This history of the Creek Indian trade with Anglo-America, 1685 – 1815, in print since the first edition in 1993, has reached a wide audience with its ethnohistorical approach. Creeks are seen as active participants in relations with colonial settlements, rather than as “bit players or victims.”
The book studies how trade between Creek and colonists was intertwined with cultural and political identities on both sides. Colonial empires sought raw material for their leather industries and peace on their frontiers; Creeks sought finished trade goods and advantage over their indigenous rivals, especially the Cherokee and Choctaw. Each side to the trade worked from preexisting social contexts to come to terms with new conditions presented by trans-oceanic relationships.
The central focus is the way Creek consumption of colonial trade goods – hardware (guns, axes, cooking pots) and cloth (duffels) – undermined Creek independence. The influx of trade goods displaced homegrown manufacture and related knowledge, while increased harvesting of deerskins – the raw materials traded for finished goods – depleted the major natural resource of Creek hunting economy.
These twin dangers of displacement and depletion occurred simultaneously with two opposing developments on the side of their trading partners: A decline in imperial markets for deerskins, and a strengthening of domestic colonial economies and political structures. It was, as we say today, a “perfect storm” for the Creeks: Their abilities to sustain themselves were undercut by demographic and ecological changes within their own sphere, while their ability to survive as trading partners was undercut by economic and political changes within the colonial empires.
The author makes clear the Creeks were not simply victims of the storm, but active participants in its creation. This is not to say the Creeks intended their own demise; they acted out of their best understanding of their own self-interest. Unfortunately for them, that understanding was not big enough to encompass a world market, nor prescient enough to foresee the consequences of sociological and demographic changes in their own world.
Colonial participants also had limited understanding. They knew little about Creek society and the complex interactions among Creeks and other indigenous nations, and were prey to machinations of competing imperial powers – English, French and Spanish jockeying for influence. The limited colonial knowledge of world markets was offset by their position as intermediaries in that market and by their increasing ability to achieve economic independence on a local scale through manufacture and agriculture.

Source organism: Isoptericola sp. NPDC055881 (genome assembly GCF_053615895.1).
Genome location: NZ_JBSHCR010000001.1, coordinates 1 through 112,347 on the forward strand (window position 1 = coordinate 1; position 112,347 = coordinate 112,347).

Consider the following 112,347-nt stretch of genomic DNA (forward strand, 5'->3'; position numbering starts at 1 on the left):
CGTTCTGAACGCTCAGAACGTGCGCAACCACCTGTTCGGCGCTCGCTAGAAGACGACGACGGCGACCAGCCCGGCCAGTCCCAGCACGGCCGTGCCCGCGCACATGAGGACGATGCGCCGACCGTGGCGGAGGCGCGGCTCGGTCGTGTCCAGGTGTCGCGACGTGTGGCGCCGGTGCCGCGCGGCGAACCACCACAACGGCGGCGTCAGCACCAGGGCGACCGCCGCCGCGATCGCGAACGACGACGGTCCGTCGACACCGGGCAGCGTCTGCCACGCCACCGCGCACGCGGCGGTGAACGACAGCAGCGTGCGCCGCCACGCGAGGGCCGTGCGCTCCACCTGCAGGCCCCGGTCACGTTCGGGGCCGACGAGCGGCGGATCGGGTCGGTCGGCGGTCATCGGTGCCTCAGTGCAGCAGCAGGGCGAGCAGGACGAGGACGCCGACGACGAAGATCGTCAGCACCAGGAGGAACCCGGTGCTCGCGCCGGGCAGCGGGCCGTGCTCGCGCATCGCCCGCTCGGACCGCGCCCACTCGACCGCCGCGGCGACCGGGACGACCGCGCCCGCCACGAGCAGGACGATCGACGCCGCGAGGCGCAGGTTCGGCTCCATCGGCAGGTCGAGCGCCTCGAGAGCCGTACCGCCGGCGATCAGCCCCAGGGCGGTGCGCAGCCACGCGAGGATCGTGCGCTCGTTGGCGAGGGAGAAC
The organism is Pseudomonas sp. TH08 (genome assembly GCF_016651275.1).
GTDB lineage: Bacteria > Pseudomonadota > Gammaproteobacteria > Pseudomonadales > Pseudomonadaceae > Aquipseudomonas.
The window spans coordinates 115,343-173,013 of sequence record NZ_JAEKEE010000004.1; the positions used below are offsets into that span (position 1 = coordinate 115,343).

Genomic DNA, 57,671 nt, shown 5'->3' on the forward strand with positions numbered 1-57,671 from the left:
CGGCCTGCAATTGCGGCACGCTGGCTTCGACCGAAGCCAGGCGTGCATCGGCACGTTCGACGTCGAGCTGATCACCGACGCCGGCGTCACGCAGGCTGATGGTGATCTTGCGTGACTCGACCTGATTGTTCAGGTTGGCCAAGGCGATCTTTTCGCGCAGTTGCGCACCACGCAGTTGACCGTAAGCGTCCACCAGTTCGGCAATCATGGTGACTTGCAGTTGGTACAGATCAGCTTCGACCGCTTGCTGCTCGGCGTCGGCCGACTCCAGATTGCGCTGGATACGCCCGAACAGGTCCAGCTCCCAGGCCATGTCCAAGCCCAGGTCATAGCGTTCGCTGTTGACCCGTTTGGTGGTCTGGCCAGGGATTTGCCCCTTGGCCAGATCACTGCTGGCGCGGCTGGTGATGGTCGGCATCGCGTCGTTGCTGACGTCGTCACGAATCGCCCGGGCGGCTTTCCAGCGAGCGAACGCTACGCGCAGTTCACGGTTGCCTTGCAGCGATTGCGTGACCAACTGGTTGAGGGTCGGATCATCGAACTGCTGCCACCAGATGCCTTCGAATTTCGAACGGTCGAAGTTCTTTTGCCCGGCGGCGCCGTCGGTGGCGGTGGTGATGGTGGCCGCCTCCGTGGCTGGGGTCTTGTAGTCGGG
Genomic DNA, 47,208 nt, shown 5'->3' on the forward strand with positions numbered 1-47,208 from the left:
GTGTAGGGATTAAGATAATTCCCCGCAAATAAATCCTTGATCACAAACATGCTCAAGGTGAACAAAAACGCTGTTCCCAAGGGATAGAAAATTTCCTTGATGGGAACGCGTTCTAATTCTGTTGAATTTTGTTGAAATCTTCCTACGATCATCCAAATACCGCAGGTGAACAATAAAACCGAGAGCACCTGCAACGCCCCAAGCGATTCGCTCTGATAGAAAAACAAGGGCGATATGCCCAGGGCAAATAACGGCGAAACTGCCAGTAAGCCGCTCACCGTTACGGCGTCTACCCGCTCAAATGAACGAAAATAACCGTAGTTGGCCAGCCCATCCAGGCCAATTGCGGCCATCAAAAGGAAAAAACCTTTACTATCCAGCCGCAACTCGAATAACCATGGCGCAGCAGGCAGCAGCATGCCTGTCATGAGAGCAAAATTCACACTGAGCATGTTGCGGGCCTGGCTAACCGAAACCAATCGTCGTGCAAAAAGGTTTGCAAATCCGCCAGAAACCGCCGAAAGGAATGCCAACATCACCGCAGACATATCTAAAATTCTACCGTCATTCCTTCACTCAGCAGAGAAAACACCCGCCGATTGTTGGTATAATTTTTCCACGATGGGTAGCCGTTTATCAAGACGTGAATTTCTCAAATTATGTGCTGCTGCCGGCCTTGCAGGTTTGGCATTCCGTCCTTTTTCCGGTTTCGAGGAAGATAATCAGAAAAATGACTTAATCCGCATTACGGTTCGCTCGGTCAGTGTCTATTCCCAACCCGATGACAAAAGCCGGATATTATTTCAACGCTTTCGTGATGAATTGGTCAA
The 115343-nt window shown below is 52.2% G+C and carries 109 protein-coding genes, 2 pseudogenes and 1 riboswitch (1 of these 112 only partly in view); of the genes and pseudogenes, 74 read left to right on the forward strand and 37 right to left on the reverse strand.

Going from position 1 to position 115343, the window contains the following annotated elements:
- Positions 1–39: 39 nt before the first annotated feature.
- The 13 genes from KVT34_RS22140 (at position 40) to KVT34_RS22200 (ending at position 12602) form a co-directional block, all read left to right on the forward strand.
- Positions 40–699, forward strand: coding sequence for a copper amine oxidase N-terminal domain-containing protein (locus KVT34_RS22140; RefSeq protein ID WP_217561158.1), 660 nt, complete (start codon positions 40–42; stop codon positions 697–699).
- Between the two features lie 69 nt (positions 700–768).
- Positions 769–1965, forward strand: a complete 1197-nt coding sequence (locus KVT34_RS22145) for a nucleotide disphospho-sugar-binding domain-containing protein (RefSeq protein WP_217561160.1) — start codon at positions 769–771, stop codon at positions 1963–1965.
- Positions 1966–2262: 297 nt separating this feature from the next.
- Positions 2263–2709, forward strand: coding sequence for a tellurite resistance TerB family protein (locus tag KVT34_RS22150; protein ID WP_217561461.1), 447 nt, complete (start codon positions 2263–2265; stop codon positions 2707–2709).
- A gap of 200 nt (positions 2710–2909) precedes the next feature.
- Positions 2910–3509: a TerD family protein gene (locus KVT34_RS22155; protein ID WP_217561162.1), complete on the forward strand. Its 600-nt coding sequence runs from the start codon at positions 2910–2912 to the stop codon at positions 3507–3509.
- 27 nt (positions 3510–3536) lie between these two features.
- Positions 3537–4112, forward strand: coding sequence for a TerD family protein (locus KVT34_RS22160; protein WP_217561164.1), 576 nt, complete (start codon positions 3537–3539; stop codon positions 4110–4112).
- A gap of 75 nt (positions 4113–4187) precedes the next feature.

The combined factors and forces in this complex situation tended in one direction, to the disadvantage of the Creeks and the advantage – and eventual independence – of the colonial settlements. When trading relationships took shape in the late 17th century, Creeks and colonists treated one another as separate nations. The Creeks were even in a privileged position: South Carolina, Georgia, East and West Florida depended on Creek trade more than Creeks depended on the colonies. By the time the colonies were strong enough to revolt against their imperial ties in the late 18th century, the Creeks had lost their privileged position and became technologically dependent on their colonial partners.
One might ask how the trajectory of Creek relations with the colonies was affected, if not foreordained, by the holocaust of disease and depopulation that followed 16th century imperial explorers like Hernando de Soto. This is only hinted at in “Deerskins and Duffels,” when the author refers to the “displacement” brought about by the loss of “political, social, and economic features” of indigenous peoples who suffered diseases and depopulation.
From a perspective informed by a detailed study of these events – the subject of a different book, “1491,” by Charles C. Mann – one must say the Creeks and other indigenous nations, whatever their powers and privileged status vis-à-vis the colonies, were hampered at a deep level by the need to regroup, salvage and reorganize themselves in the century prior to the rise of trade relations.
As the Creeks entered the 19th century, so much had changed in so many ways, “it was often hard to tell exactly who was an Indian and who was not.” Nuclear families had encroached on matrilineage and clan structures, and “progressive self-interest” pushed against “community spirit.” Tensions increased to the point of civil war in 1813, which provided an opportunity for United States intervention, resulting in a decisive loss for the “traditionalists” at the hands of Andrew Jackson’s army of Anglos and “friendly” Creeks and Cherokees. The 1814 Treaty of Fort Jackson dispossessed the Creeks of nearly one-half their homeland.
A reader of this book will learn much about Creek history. With one eye on the past and another on the present, the reader will also have food for thought about how trade affects, if not determines, the course of relations among world powers and their “tribal” partners in the 21st century.
Peter d’Errico graduated from Yale Law School in 1968, was a staff attorney in Dinebeiina Nahiilna Be Agaditahe Navajo Legal Services, 1968-1970, and taught legal studies at University of Massachusetts, Amherst, 1970-2002. He is now a consulting attorney on indigenous issues.